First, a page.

Nail gun trial slated to begin today in Napa
NAPA – After three days of jury selection, opening statements in the trial of suspected killer Richard Williams should begin this afternoon in Napa, the judge said Wednesday.
Nevada County Superior Court Judge Thomas Anderson told attorneys Wednesday to have their opening statements and exhibits ready to go the following afternoon. Deputy District Attorney Kathryn Francis said she plans to display pictures of the victim, Hendrika “Hetty” Williams, who was shot three times with a nail gun.
Francis said the exhibits would not be particularly graphic.
“It’s all a matter of taste,” defense attorney Stephen Munkelt responded.
More than 40 jurors were excused earlier this week for various causes, such as time constraints and work conflicts, Napa County Superior Court Executive Officer Steve Bouch said.
Attorneys are set to begin their preemptory challenges this morning, dismissing jurors without having to cite a reason.
Each attorney in this case is entitled to 23 preemptory challenges, Bouch said.
Court staff in Napa and witnesses subpoenaed to testify in the trial have said jury selection in the Williams case was taking unusually long, but Bouch said finding a jury often takes longer in murder trials.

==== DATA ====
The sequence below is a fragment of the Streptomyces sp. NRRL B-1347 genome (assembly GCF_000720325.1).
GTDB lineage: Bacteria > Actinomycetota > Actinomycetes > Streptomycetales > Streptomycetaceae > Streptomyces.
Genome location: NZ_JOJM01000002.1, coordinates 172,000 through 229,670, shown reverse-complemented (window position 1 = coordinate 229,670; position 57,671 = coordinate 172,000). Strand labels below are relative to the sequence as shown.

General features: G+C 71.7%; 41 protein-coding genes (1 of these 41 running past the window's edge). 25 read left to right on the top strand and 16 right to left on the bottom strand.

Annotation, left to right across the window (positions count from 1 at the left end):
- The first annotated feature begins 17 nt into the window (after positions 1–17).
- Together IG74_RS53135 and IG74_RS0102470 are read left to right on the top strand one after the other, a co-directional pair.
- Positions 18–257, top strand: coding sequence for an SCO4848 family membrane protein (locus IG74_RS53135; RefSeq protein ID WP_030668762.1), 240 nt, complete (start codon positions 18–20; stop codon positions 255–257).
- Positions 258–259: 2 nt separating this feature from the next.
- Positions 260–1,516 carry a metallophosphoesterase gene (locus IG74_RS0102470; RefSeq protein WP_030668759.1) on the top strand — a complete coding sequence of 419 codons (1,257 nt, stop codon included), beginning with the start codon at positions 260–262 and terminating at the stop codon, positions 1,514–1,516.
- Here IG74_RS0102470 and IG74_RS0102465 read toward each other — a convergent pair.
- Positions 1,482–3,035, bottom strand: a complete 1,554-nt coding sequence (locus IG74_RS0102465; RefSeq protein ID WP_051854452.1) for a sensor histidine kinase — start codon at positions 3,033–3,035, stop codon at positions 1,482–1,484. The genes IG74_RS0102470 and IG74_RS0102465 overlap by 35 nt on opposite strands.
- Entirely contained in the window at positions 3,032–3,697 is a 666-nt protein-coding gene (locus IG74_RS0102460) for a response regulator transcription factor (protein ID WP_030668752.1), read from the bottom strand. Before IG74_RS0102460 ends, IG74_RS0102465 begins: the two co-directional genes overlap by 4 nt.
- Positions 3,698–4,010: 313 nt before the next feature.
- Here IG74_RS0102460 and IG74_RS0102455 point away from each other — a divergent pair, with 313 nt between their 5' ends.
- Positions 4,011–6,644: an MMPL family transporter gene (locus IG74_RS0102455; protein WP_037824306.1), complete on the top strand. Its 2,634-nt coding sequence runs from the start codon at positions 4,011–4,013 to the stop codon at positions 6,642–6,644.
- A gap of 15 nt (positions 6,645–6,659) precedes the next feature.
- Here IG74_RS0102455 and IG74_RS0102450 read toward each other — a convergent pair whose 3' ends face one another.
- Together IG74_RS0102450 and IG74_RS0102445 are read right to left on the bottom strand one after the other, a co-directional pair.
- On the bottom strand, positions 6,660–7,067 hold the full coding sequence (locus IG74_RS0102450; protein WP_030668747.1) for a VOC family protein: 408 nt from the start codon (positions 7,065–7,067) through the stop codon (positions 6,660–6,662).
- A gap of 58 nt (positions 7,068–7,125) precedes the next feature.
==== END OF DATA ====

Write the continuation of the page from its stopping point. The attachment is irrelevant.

Depending upon the nature of the crimes and the attorneys and the judge involved, jury selection can go on for several days, he said.
“I’ve seen them take as long as three weeks,” he said. “Jury selection can be a repetitive part of the process, but it’s important.” The three-week jury selection process, he said, was for a prison riot in which there were several victims and suspects.
Jury selection for the murder trial of Grass Valley resident Frank Zupan was completed in less than two days. Zupan, convicted in March of killing his wife for financial gain, was represented by veteran defense attorney Quin Denvir of Sacramento. Former Assistant District Attorney Ron Wolfson prosecuted the case.
Munkelt took several hours Wednesday to question a panel of about 25 potential Napa County jurors about their opinions and possible biases.
Francis began questioning later in the afternoon.
Out of more than 80 jurors in the courtroom, about two-thirds were not questioned Wednesday.
In the packed courtroom, attorneys asked jurors their opinions on divorce, memories of abusive relationships and the use of anti-depressants. Munkelt contends Williams killed his wife because he was withdrawing from the anti-depressant Paxil.
The side effects, Munkelt claims, rendered his client unconscious of his acts.
Jury selection is expected to continue at 9 a.m. today in Napa County Superior Court.
To contact Staff Writer Robyn Moormeister, e-mail firstname.lastname@example.org or call 477-4236.
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